MADRID, Oct 10 (Reuters) - Spain's Banco Santander shrugged off domestic political turmoil to lift its profitability forecast for next year thanks to stronger economic outlooks in most of its core markets.
In a presentation to investors in New York, Spain's biggest bank increased its return on tangible equity (ROTE) target for 2018 to over 11.5 percent from a prior estimate of 11 percent set out in its previous strategy plan last year.
Santander's update was in part overshadowed by Catalonia's independence drive and its potential effects on financial markets after Catalan lenders Banco Sabadell and Caixabank decided to move their legal headquarters out of the region.
Santander's shares were down around 2.5 percent by 1320 GMT against a 0.34 percent drop on the European STOXX banking index .
Like its European rivals, Santander is struggling to lift earnings from loans in Spain as interest rates hover at historic lows while increasing competition erodes margins.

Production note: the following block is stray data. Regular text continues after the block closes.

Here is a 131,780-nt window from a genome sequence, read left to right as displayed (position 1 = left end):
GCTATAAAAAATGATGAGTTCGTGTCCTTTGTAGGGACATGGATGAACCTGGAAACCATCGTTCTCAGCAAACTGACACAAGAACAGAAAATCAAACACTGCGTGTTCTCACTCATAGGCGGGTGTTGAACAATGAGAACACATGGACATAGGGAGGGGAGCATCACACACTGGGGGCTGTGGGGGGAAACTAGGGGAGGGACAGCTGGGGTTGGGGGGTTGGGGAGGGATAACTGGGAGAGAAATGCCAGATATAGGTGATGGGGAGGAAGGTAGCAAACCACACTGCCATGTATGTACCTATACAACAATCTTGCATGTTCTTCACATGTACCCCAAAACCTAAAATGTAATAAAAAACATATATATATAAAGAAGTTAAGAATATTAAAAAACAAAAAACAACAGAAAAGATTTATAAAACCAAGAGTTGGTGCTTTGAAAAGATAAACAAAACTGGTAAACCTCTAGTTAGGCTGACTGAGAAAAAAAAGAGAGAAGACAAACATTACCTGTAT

But the lender managed to partially offset the financial margin squeeze in the second quarter though a buoyant Brazilian business, which accounts for 26 percent of its earnings, and a revenue boost from Banco Popular.
European authorities stepped in to avert a collapse of Banco Popular in June following a run on the bank, orchestrating a last-minute rescue by Santander, which bought it for a nominal one euro.
Banco Santander's chairwoman Ana Botin said on Tuesday the bank continued to see excellent growth in Latin America as well as positive trends across both Europe and the United States.
"In the UK, while GDP growth has slowed, performance has been better than we had expected," she said in a statement.
Santander also reiterated its remaining goals for 2018, including a target to reach double digit growth in earnings per share (EPS) and also kept its plans to pay 30 to 40 percent of its recurring profits in cash dividends.
Santander, which has been lagging behind its main European peers in terms of core solvency ratios, also maintained a fully loaded capital target of above 11 percent.
The lender also kept its cost to income ratio target to a range of between 45 percent and 47 percent.
(Editing by Paul Day/Keith Weir)